- See: Corpora, Science Citation Index.
- Scientific literature comprises scientific publications that report original empirical and theoretical work in the natural and social sciences, and within a scientific field is often abbreviated as the literature. Academic publishing is the process of placing the results of one's research into the literature. Scientific research on original work initially published in scientific journals is called primary literature. Patents and technical reports, for minor research results and engineering and design work (including computer software) can also be considered primary literature. Secondary sources include articles in review journals (which provide a synthesis of research articles on a topic to highlight advances and new lines of research), and books for large projects, broad arguments, or compilations of articles. Tertiary sources might include encyclopedias and similar works intended for broad public consumption.
- Scientific literature can include the following kinds of publications:
- scientific articles published in scientific journals
- patents specialized for science and technology (for example, biological patents and chemical patents)
- books wholly written by one or a small number of co-authors
- books, where each chapter is the responsibility of a different author or set of authors, though the editor may take some responsibility for ensuring consistency of style and content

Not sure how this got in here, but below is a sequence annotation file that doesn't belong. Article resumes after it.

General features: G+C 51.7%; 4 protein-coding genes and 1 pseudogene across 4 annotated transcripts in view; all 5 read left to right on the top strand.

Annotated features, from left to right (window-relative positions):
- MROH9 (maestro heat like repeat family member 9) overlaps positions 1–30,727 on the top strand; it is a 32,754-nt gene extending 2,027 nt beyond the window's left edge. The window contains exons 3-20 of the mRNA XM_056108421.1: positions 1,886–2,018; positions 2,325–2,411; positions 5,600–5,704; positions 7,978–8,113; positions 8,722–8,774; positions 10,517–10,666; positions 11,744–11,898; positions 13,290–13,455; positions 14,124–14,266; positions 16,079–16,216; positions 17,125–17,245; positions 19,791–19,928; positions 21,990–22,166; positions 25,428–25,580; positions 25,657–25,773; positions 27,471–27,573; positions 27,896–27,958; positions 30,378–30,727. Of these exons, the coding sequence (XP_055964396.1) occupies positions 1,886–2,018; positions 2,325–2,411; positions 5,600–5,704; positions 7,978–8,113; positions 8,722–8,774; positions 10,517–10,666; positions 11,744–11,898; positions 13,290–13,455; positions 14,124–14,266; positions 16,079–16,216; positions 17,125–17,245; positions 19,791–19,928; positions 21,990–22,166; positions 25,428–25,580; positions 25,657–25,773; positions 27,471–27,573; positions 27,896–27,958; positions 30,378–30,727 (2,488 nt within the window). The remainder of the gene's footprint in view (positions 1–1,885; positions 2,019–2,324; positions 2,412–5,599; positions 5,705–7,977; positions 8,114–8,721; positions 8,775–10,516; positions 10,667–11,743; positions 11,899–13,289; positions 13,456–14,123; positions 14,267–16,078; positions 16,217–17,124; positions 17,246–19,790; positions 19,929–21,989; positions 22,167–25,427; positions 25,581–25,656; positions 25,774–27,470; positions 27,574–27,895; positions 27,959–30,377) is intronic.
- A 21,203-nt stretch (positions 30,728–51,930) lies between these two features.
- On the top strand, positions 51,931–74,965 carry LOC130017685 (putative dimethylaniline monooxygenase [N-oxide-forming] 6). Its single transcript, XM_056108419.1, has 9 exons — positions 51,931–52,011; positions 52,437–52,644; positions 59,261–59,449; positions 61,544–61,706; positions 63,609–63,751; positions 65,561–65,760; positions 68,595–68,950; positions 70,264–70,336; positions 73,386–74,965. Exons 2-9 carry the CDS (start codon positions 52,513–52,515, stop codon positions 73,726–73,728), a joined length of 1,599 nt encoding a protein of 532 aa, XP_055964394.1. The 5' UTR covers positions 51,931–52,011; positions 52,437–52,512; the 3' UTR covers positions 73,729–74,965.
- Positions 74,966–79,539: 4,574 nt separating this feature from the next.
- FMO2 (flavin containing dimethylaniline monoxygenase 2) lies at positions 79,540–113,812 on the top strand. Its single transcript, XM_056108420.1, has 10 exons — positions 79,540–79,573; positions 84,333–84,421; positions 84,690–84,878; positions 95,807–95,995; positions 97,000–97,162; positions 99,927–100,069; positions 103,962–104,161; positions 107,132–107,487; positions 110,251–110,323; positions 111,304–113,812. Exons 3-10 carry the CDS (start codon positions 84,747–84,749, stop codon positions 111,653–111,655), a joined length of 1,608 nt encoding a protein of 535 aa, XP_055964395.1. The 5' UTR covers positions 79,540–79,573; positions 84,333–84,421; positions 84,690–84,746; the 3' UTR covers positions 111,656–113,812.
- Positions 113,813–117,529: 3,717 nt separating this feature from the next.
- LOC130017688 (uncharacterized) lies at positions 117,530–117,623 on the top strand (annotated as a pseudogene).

- presentations at academic conferences, especially those organized by learned societies
- government reports such as a forensic investigation conducted by a government agency such as the NTSB
- scientific publications on the World Wide Web
- books, technical reports, pamphlets, and working papers issued by individual researchers or research organisations on their own initiative; these are sometimes organised into a series
- The significance of these different components of the literature varies between disciplines and has changed over time. As of 2006 peer-reviewed journal articles remain the predominant publication type, and have the highest prestige. However, journals vary enormously in their prestige and importance, and the value of a published article depends on the journal. The significance of books, also called research monographs depends on the subject. Generally books published by university presses are usually considered more prestigious than those published by commercial presses. The status of working papers and conference proceedings depends on the discipline; they are typically more important in the applied sciences. The value of publication as a preprint or scientific report on the web has in the past been low, but in some subjects, such as mathematics or high energy physics, it is now an accepted alternative.
- (Jönsson, 2004) ⇒ K. Ingemar Jönsson. (2004). “On the Disparate Terminological Use of the Concept Cryptobiosis.” In: Journal of Fish Diseases, 27(3). doi:10.1111/j.1365-2761.2004.00534.x
- (Garfield, 1996) ⇒ Eugene Garfield. (1996). “The Significant Scientific Literature Appears In A Small Core Of Journals.” In: The Scientist Vol:10(17) p.13, September 2, 1996
- (Small, 1973) ⇒ Henry Small. (1973). “Co-citation in the Scientific Literature: A new measure of the relationship between two documents.” In: Journal of the American Society for Information Science, 24(4). doi:10.1002/asi.4630240406.